The British born designer Sir Jonathan Ive, 46 has made it onto the 2013 Time Magazine 100 List. Born in Chingford, Essex near London in 1967, Ive attended Newcastle Polytechnic Newcastle-on-Tyne in the 1980’s. In the 90s, he established the quirky design group Tangerine and worked as a consultant for Apple, before moving to San Francisco with his writer wife Heather to work for the company full time in 1992. At Apple he was the man behind many of the iconic gadgets of the last 15 years including the iMac, iPod, iPhone and iPad. He joined Apple in 1992 and has been based in California ever since. Steve Jobs, who returned to Apple in 1996, after his 12 year exile, appointed Ive to his current position in 1997.
According to Ive, Jobs would attempt to take credit for some of his ideas from time-to-time. ”I pay maniacal attention to where an idea comes from, and I even keep notebooks filled with my ideas,” Ive said. “I am keenly aware that I benefit from a wonderful tradition in the UK of designing and making,” He said in a statement. “To be recognized with this honour in the UK, is more important to me then anyone will ever know” I discovered at an early age that all I’ve ever wanted to do is design. I feel enormously fortunate that I continue to be able to design and make products with a truly remarkable group of people here at Apple.”
“Jony Ive is himself classic Apple. Brushed steel, polished glass hardware, complicated software honed to simplicity. His genius is not just his ability to see what others cannot but also how he applies it. To watch him with his workmates in the holy of holies, Apple’s design lab, or on a night out is to observe a very rare esprit de corps. They love their boss, and he loves them. What the competitors don’t seem to understand is you cannot get people this smart to work this hard just for money. Jony is Obi-Wan. His team are Jedi whose nobility depends on the pursuit of greatness over profit, believing the latter will always follow the former, stubbornly passing up near-term good opportunities to pursue great ones in the distance. Jony’s values happen to add value — emotional and financial. It takes a unique alchemy of form and function for millions of people to feel so passionately about the robot in their pocket.” – Bono, Time Magazine
The American artist Ed Ruscha, 75, known for his Pop Art landscapes with petrol stations and text paintings also makes the list.
“For half a century, Ed Ruscha has been the faux-naïf funnyman of American art, posing smart riddles about what we think we know. In 1956, right after high school, he drove from Oklahoma City to Los Angeles to help gestate the West Coast division of Pop Art. Certainly the photo books of the 1960s that first made his name, like Twentysix Gasoline Stations and Every Building on the Sunset Strip, were Pop-inflected — deadpan inventories of the inconsequential that made banality weirdly captivating. But like a SoCal Magritte, Ruscha wasn’t interested merely in everyday things but also in the shaky systems of understanding they rested upon. Above all, he loved to sabotage the presumptions of language, picturing words on canvas crushed, liquefied and otherwise set in play. From those canny works alone, a whole generation of conceptual artists, from Bruce Nauman to Christopher Wool, scored ideas. But even if Ruscha never met a word he couldn’t unsettle, let’s hang on to the one we need sometimes to describe him: genius”. – Richard Lacayo, Time Magazine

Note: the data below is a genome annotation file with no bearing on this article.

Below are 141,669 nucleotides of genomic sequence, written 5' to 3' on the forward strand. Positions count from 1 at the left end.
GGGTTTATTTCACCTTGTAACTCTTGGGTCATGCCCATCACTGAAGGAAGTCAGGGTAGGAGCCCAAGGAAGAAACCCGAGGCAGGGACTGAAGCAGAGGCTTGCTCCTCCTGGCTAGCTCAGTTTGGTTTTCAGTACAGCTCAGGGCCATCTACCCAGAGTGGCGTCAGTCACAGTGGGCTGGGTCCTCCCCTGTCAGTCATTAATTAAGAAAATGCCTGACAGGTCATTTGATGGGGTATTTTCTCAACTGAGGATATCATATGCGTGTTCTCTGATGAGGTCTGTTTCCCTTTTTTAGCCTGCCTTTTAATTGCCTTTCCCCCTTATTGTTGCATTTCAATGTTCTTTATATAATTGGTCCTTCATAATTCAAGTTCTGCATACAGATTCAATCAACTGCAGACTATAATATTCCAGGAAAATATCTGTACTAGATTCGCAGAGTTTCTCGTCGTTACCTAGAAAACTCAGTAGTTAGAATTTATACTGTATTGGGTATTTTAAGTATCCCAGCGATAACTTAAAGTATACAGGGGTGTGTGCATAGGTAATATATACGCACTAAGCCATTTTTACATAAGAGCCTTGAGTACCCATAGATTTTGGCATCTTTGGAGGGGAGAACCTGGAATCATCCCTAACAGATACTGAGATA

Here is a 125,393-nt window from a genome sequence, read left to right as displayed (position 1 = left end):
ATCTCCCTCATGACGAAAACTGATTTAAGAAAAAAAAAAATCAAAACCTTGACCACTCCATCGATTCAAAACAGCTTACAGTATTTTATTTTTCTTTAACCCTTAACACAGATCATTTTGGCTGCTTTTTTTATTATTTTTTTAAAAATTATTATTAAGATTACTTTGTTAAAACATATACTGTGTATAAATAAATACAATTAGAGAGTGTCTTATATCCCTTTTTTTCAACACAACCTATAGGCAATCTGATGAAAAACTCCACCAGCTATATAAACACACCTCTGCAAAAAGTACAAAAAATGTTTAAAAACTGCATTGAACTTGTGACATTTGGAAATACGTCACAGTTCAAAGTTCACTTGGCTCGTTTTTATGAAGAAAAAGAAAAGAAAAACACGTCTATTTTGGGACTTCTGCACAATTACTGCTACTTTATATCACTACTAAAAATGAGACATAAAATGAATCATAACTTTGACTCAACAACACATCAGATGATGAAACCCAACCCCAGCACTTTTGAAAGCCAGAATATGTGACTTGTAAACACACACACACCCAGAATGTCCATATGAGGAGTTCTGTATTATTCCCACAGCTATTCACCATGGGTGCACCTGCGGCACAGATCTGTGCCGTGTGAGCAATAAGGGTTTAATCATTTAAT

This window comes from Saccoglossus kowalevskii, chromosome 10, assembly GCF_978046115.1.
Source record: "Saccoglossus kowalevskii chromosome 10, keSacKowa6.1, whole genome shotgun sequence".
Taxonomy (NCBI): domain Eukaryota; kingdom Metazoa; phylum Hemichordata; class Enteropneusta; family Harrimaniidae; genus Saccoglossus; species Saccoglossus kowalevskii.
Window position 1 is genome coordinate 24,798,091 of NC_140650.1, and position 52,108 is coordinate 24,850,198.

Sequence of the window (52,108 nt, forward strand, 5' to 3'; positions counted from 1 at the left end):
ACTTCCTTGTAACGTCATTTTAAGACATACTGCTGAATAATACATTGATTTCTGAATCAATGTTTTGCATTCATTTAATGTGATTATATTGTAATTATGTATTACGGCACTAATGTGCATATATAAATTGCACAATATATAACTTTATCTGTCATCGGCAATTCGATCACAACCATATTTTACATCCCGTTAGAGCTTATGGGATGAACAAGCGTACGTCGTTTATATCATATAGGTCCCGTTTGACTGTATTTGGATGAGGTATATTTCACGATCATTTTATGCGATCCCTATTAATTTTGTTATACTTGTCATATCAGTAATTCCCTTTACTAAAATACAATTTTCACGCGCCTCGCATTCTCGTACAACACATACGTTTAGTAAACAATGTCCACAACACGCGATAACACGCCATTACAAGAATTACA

Wang Shu, Architect and Professor 49, is also included on the Time list. Born in Urumqi, a city in Xinjiang, the western most province of China, he states; “to me architecture is spontaneous for the simple reason that architecture is a matter of everyday life. When I say that I build a ‘house’ instead of a ‘building’, I am thinking of something that is closer to life, everyday life. When I named my studio ‘Amateur Architecture’, it was to emphasize the spontaneous and experimental aspects of my work, as opposed to being ‘official and monumental’.”
“In recent years, China has become the world’s greatest laboratory for architecture, with buildings that look like domes, roller coasters, crumbling cliffs, cruise ships and Slinkys rising across the country. Few, however, look anything like their surroundings or the traditional structures flattened to make way for the construction boom. Wang Shu is the rare architect who has successfully blended China’s quest for novel and eye-catching architecture with respect for traditional aesthetics. The 2012 winner of the Pritzker Architecture Prize, the profession’s highest honor, Wang and his Amateur Architecture Studio have designed buildings that maintain the sensibilities of Chinese courtyards but rework them for settings ranging from apartment buildings to waterfronts. To protest the waste of building materials, which are often dumped in landfills after short-lived structures are demolished, he has made frequent use of recycled materials in works: the Ningbo History Museum and Tiled Garden, an installation at the Venice Biennale of Architecture, was made from 66,000 recycled tiles. In a country where centuries-old structures can disappear in a few short days, Wang is welcome proof that China’s architectural future doesn’t have to discard its past”. Time – Austin Ramzy
Jonathan Ive, Ed Ruscha and Wang Shu are certainly outstanding choices for artists to honour on this year’s Time 100 List. Many others will get their chance in the future. The list seems to value musicians more than other areas leaving an unbalanced bias towards this area. I also feel museum/exhibition directors, curators are lacking on this list.